I cannot remember telling my parents that I was studying classics. They might well have found out for the first time on graduation day. Of all the subjects on this planet, I think they would have been hard put to name one less useful than Greek mythology when it came to securing the keys to an executive bathroom.
Now I would like to make it clear in parenthesis that I do not blame my parents for their point of view. There is an expiry date on blaming your parents for steering you in the wrong direction. The moment you are old enough to take the wheel, responsibility lies with you. What is more, I cannot criticize my parents for hoping that I would never experience poverty. They had been poor themselves and I have since been poor. And I quite agree with them that it is not an ennobling experience. Poverty entails fear and stress, and sometimes depression. It means a thousand petty humiliations and hardships. Climbing out of poverty by your own efforts, that is something on which to pride yourself, but poverty itself is romanticized only by fools.
Jeff Bezos Princeton Commencement Speech
As a kid, I spent my summers with my grandparents on their ranch in Texas. I helped fix windmills, vaccinate cattle, and do other chores. We also watched soap operas every afternoon, especially Days of Our Lives. My grandparents belonged to a Caravan Club, a group of Airstream trailer owners who traveled together around the US and Canada and every few summers we’d join the caravan. We’d hitch up the Airstream to my grandfather’s car and off we’d go and align with 300 other Airstream adventurers. I loved and worshiped my grandparents and I really looked forward to these trips.
On one particular trip I was about 10 years old, I was rolling around in the big bench seat in the back of the car. My grandfather was driving and my grandmother had the passenger seat. She smoked throughout these trips and I hated the smell. At that age, I’d take any excuse to make estimates and do minor arithmetic. I’d calculate our gas mileage, figure out useless statistics on things like grocery spending. I’d been hearing an ad campaign about smoking. I can’t remember the details, but basically the ad said, “Every puff of a cigarette, take some number of minutes off of your life.” I think it might’ve been two minutes per puff.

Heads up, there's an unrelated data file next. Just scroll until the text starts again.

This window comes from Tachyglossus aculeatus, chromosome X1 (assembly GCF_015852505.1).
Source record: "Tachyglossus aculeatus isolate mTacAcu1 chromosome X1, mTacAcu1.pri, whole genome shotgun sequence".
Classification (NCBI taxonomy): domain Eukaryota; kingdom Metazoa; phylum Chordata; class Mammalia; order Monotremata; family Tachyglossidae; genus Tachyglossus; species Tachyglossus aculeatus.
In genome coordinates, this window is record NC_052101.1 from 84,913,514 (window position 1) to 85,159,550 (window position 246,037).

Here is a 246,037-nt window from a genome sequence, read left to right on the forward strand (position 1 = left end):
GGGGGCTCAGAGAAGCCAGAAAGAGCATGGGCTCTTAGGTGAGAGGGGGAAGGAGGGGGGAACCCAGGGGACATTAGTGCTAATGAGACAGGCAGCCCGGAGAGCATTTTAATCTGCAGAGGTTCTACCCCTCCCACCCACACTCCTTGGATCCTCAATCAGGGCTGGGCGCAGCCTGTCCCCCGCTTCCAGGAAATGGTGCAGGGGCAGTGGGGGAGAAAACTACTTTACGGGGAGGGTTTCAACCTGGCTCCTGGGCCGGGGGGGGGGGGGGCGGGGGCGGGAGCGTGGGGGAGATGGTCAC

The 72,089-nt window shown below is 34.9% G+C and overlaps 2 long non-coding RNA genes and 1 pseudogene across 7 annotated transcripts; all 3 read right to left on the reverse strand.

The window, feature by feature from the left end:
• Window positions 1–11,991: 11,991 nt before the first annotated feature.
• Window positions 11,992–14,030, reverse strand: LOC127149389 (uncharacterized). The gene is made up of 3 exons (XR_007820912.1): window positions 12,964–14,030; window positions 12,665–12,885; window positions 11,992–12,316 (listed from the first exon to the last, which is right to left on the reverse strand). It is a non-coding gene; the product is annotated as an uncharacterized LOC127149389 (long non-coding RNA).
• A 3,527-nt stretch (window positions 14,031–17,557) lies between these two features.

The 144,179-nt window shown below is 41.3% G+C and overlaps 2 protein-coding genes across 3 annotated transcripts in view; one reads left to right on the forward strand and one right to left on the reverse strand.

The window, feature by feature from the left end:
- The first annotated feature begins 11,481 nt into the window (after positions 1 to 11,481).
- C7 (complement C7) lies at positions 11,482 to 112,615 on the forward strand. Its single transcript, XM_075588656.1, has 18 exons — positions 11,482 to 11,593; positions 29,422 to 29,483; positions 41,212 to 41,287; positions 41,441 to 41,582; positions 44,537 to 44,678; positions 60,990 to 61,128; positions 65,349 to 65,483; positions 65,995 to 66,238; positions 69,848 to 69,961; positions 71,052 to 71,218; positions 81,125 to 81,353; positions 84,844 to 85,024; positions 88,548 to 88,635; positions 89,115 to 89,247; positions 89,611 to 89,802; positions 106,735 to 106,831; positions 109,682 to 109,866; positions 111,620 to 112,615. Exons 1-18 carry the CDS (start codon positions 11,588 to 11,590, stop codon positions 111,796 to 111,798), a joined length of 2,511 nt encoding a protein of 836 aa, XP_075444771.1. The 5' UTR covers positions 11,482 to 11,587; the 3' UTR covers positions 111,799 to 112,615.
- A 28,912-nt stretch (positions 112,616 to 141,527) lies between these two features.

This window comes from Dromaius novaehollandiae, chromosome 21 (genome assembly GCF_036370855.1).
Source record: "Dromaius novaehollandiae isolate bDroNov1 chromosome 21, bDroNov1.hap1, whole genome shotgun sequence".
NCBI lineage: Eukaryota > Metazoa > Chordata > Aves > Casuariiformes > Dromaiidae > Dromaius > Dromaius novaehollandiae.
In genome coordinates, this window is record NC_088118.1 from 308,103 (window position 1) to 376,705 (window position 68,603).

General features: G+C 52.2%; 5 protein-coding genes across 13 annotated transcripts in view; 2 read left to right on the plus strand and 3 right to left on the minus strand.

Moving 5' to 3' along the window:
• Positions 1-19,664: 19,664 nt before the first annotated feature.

At any rate, I decided to do the math for my grandmother. I estimated the number of cigarettes per day, estimated the number of puffs per cigarette and so on. When I was satisfied that I’d come up with a reasonable number, I poked my head into the front of the car, tapped my grandmother on the shoulder and proudly proclaimed, “At two minutes per puff, you’ve taken nine years off of your life.” I have a very vivid memory of what happened next, and it was not what I had expected. I expected to be applauded for my cleverness and my arithmetic skill. “Jeff, you’re so smart. You had to have made some tricky estimates, figure out the number of minutes in a year and do some division.” That’s not what happened. Instead, my grandmother burst into tears.